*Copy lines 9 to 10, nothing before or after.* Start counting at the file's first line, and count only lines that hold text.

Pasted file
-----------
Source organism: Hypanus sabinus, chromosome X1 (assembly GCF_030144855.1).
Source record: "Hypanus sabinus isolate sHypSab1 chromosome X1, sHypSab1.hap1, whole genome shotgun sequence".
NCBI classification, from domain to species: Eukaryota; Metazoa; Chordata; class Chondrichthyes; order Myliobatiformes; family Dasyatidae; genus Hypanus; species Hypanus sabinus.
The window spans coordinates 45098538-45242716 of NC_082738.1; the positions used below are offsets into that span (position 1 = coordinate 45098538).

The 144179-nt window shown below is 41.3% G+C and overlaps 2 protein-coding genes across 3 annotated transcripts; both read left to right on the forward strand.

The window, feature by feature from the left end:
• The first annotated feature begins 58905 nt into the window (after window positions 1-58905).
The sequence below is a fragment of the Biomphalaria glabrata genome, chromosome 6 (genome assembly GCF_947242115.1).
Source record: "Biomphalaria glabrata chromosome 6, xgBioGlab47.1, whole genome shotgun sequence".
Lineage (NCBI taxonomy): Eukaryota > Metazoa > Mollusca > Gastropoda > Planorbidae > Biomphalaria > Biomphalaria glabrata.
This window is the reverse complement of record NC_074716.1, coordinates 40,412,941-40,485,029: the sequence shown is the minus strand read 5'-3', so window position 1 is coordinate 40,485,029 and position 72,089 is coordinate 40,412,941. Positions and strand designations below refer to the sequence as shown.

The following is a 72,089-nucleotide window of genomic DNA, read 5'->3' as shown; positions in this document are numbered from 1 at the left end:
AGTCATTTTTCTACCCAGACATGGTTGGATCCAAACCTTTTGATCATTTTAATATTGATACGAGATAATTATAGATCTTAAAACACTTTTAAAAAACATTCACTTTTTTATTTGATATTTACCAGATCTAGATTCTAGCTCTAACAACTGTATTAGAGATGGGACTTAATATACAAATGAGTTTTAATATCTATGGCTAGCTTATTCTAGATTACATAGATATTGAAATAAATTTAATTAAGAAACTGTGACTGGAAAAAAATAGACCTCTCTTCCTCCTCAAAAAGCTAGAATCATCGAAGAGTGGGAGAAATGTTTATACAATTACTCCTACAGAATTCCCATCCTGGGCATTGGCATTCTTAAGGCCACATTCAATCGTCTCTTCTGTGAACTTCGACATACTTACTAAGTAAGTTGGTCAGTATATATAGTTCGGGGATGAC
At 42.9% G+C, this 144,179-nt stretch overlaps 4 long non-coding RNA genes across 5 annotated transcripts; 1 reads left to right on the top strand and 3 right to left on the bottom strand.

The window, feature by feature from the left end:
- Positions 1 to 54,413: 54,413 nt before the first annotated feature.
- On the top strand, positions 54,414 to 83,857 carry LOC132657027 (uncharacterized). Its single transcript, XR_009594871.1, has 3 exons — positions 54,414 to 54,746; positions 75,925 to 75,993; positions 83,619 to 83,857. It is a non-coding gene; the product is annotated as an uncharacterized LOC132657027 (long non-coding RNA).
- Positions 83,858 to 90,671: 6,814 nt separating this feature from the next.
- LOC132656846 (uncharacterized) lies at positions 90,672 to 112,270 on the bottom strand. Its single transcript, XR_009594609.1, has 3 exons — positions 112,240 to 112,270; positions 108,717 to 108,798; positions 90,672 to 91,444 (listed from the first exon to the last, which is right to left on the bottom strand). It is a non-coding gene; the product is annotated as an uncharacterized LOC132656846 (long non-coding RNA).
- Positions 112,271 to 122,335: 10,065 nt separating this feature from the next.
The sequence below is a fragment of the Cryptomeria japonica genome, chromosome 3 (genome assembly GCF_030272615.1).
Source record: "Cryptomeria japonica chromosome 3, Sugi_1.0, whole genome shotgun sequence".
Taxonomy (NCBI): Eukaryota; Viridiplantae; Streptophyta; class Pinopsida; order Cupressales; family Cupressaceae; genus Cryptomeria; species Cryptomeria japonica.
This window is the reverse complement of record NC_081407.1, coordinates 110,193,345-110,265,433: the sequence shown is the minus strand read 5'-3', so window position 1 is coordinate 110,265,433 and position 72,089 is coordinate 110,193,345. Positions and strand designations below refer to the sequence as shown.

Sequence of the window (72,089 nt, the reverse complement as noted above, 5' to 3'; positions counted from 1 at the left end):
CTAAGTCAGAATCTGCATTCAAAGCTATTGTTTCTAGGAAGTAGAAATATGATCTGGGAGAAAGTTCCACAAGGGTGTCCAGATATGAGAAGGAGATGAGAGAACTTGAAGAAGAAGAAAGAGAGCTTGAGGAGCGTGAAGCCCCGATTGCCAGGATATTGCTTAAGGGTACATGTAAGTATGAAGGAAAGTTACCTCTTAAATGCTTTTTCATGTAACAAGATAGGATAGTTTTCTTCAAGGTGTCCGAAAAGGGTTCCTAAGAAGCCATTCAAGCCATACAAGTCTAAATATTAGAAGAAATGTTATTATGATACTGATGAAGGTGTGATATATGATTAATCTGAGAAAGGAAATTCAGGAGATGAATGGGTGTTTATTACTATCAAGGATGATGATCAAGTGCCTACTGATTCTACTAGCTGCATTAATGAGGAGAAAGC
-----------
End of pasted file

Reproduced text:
Source record: "Biomphalaria glabrata chromosome 6, xgBioGlab47.1, whole genome shotgun sequence".
Lineage (NCBI taxonomy): Eukaryota > Metazoa > Mollusca > Gastropoda > Planorbidae > Biomphalaria > Biomphalaria glabrata.